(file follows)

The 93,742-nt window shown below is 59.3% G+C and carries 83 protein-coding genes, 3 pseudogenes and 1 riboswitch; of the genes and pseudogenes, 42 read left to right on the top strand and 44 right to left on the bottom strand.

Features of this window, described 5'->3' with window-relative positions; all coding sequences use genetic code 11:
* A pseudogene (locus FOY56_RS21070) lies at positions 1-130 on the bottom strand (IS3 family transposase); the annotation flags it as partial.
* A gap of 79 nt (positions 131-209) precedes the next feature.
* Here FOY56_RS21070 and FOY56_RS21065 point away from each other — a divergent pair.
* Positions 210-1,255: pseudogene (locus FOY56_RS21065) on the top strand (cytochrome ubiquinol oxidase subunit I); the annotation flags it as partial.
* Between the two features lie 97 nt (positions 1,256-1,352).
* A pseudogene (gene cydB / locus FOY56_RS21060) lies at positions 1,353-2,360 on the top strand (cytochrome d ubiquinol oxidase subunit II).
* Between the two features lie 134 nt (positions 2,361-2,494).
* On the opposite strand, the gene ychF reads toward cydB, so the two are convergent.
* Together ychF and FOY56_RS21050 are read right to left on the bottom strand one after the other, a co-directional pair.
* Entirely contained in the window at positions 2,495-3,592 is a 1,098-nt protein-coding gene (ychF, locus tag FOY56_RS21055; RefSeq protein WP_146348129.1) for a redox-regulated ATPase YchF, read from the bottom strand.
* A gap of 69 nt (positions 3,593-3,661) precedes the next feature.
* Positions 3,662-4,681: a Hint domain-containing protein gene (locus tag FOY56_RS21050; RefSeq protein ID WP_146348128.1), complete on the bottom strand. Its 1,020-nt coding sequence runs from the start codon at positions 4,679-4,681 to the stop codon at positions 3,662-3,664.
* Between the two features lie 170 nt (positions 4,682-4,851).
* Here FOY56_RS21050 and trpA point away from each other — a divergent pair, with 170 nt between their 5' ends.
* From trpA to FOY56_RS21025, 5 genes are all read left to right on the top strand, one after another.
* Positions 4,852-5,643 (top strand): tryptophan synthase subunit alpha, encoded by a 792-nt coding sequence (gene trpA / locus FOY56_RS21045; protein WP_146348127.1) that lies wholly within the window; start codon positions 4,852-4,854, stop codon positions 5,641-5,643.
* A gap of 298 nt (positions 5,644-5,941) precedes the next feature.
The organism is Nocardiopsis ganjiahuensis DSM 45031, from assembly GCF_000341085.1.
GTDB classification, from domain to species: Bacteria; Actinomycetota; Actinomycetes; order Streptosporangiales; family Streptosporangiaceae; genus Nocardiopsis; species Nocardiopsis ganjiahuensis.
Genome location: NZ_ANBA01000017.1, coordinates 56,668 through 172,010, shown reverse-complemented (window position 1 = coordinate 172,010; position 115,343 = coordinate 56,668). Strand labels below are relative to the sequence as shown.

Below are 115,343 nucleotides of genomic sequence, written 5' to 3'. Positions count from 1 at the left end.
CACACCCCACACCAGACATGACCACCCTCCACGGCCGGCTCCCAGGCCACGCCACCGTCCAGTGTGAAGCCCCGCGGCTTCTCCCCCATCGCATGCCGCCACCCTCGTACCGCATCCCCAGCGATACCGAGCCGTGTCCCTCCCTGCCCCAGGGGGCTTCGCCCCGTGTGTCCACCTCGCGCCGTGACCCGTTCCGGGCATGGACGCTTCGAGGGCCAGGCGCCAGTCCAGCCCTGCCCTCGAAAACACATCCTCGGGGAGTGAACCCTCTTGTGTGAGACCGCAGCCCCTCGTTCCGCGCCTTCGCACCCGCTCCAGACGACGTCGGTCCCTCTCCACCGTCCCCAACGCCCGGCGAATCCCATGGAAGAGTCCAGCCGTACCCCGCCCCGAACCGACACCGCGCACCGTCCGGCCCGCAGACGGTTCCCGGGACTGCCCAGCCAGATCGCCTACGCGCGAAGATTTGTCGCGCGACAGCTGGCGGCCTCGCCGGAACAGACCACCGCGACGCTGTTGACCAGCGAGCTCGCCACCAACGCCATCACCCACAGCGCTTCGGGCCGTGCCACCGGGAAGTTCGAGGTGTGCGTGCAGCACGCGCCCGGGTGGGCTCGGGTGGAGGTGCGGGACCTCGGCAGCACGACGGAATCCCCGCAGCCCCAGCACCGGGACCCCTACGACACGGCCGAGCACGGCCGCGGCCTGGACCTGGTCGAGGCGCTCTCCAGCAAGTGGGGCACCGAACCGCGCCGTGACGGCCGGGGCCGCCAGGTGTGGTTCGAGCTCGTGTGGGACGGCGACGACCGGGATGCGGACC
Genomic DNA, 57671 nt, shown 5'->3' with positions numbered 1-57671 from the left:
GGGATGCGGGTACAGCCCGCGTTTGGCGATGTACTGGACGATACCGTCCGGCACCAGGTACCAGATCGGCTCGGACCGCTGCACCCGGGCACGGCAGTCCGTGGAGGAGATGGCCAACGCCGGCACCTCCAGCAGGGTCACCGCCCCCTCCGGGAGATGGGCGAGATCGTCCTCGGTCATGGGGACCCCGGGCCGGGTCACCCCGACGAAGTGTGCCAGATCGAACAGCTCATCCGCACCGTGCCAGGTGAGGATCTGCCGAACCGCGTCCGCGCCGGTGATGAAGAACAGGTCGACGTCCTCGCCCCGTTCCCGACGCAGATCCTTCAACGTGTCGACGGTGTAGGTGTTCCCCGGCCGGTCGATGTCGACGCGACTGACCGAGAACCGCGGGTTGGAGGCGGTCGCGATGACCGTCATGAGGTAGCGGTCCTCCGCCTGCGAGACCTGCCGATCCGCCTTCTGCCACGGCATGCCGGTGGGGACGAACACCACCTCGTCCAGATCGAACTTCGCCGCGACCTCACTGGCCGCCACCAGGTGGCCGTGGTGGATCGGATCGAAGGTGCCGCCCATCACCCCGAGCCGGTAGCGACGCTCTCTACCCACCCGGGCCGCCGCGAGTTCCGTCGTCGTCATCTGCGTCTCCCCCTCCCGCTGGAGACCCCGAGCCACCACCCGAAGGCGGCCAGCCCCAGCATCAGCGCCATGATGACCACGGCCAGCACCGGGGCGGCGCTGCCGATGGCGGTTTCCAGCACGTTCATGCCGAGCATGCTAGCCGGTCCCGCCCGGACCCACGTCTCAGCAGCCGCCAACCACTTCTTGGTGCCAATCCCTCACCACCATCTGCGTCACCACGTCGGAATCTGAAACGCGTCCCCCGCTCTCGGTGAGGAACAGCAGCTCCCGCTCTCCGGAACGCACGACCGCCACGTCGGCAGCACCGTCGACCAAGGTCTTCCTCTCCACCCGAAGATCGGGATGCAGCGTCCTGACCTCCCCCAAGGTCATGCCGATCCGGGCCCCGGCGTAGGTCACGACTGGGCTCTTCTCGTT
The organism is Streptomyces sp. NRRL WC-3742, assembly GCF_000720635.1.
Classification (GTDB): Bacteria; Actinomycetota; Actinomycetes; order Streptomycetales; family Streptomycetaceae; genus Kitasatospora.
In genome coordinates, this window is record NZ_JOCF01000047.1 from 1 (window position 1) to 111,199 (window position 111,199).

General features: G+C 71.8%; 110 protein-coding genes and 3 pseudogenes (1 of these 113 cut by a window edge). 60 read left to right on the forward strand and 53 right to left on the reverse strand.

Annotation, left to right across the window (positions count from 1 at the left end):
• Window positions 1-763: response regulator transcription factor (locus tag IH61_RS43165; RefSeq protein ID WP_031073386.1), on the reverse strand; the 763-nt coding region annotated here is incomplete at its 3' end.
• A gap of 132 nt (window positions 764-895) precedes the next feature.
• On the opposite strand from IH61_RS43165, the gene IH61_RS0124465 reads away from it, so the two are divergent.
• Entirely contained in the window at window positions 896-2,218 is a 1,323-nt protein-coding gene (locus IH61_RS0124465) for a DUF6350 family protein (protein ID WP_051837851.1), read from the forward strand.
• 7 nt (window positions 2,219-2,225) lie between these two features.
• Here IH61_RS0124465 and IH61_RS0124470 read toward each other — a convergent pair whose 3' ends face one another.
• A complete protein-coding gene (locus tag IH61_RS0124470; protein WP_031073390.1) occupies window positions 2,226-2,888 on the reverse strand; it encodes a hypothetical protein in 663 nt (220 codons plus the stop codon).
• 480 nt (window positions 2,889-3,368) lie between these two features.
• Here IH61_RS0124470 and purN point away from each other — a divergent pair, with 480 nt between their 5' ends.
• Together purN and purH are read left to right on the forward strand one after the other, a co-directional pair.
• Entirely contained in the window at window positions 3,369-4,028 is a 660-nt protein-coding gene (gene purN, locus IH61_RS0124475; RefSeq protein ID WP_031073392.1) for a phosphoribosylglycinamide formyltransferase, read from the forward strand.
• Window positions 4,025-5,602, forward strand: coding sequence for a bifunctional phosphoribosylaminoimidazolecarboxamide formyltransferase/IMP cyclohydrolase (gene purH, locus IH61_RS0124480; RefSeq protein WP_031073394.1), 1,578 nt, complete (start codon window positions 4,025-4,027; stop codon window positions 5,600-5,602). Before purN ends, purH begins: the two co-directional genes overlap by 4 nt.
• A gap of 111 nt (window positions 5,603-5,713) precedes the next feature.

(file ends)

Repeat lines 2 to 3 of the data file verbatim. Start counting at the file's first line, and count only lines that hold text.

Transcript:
Features of this window, described 5'->3' with window-relative positions; all coding sequences use genetic code 11:
* A pseudogene (locus FOY56_RS21070) lies at positions 1-130 on the bottom strand (IS3 family transposase); the annotation flags it as partial.